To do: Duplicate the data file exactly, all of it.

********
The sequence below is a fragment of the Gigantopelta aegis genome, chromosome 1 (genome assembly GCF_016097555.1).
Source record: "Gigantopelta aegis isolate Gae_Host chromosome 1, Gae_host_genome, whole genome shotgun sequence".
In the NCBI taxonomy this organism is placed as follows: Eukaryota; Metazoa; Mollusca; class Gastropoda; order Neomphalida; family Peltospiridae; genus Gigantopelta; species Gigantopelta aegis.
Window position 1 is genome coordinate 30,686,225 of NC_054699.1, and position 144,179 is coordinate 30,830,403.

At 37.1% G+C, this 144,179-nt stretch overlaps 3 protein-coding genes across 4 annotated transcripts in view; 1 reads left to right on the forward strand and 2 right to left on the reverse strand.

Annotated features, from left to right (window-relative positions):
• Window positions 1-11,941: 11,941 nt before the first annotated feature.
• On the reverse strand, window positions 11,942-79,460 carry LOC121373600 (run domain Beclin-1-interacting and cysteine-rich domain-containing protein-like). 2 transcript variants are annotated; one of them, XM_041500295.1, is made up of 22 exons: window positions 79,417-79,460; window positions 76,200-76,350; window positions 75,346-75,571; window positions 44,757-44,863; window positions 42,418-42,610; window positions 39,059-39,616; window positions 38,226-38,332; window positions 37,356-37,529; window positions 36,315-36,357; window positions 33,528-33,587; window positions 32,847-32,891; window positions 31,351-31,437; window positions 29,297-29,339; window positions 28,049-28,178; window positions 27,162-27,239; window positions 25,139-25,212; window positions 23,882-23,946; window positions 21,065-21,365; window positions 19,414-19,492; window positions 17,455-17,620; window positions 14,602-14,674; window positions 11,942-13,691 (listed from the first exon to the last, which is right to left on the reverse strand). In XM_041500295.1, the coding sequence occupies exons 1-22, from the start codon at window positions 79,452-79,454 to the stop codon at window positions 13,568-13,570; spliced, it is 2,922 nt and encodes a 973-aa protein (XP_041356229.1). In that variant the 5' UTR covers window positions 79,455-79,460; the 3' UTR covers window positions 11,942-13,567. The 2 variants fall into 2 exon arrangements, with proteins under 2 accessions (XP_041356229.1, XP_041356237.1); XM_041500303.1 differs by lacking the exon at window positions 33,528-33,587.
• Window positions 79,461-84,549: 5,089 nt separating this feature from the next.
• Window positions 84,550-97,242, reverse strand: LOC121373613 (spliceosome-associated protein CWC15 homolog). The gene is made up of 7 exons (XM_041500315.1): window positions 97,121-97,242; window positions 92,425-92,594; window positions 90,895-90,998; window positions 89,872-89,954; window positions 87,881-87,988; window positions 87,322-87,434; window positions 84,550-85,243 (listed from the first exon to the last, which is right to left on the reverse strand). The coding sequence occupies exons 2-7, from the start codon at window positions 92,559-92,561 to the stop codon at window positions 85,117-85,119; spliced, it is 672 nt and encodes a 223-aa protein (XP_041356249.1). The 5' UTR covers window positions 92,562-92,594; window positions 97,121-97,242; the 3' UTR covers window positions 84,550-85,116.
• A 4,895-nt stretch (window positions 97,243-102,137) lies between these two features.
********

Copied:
The sequence below is a fragment of the Gigantopelta aegis genome, chromosome 1 (genome assembly GCF_016097555.1).
Source record: "Gigantopelta aegis isolate Gae_Host chromosome 1, Gae_host_genome, whole genome shotgun sequence".
In the NCBI taxonomy this organism is placed as follows: Eukaryota; Metazoa; Mollusca; class Gastropoda; order Neomphalida; family Peltospiridae; genus Gigantopelta; species Gigantopelta aegis.
Window position 1 is genome coordinate 30,686,225 of NC_054699.1, and position 144,179 is coordinate 30,830,403.

At 37.1% G+C, this 144,179-nt stretch overlaps 3 protein-coding genes across 4 annotated transcripts in view; 1 reads left to right on the forward strand and 2 right to left on the reverse strand.

Annotated features, from left to right (window-relative positions):
• Window positions 1-11,941: 11,941 nt before the first annotated feature.
• On the reverse strand, window positions 11,942-79,460 carry LOC121373600 (run domain Beclin-1-interacting and cysteine-rich domain-containing protein-like). 2 transcript variants are annotated; one of them, XM_041500295.1, is made up of 22 exons: window positions 79,417-79,460; window positions 76,200-76,350; window positions 75,346-75,571; window positions 44,757-44,863; window positions 42,418-42,610; window positions 39,059-39,616; window positions 38,226-38,332; window positions 37,356-37,529; window positions 36,315-36,357; window positions 33,528-33,587; window positions 32,847-32,891; window positions 31,351-31,437; window positions 29,297-29,339; window positions 28,049-28,178; window positions 27,162-27,239; window positions 25,139-25,212; window positions 23,882-23,946; window positions 21,065-21,365; window positions 19,414-19,492; window positions 17,455-17,620; window positions 14,602-14,674; window positions 11,942-13,691 (listed from the first exon to the last, which is right to left on the reverse strand). In XM_041500295.1, the coding sequence occupies exons 1-22, from the start codon at window positions 79,452-79,454 to the stop codon at window positions 13,568-13,570; spliced, it is 2,922 nt and encodes a 973-aa protein (XP_041356229.1). In that variant the 5' UTR covers window positions 79,455-79,460; the 3' UTR covers window positions 11,942-13,567. The 2 variants fall into 2 exon arrangements, with proteins under 2 accessions (XP_041356229.1, XP_041356237.1); XM_041500303.1 differs by lacking the exon at window positions 33,528-33,587.
• Window positions 79,461-84,549: 5,089 nt separating this feature from the next.
• Window positions 84,550-97,242, reverse strand: LOC121373613 (spliceosome-associated protein CWC15 homolog). The gene is made up of 7 exons (XM_041500315.1): window positions 97,121-97,242; window positions 92,425-92,594; window positions 90,895-90,998; window positions 89,872-89,954; window positions 87,881-87,988; window positions 87,322-87,434; window positions 84,550-85,243 (listed from the first exon to the last, which is right to left on the reverse strand). The coding sequence occupies exons 2-7, from the start codon at window positions 92,559-92,561 to the stop codon at window positions 85,117-85,119; spliced, it is 672 nt and encodes a 223-aa protein (XP_041356249.1). The 5' UTR covers window positions 92,562-92,594; window positions 97,121-97,242; the 3' UTR covers window positions 84,550-85,116.
• A 4,895-nt stretch (window positions 97,243-102,137) lies between these two features.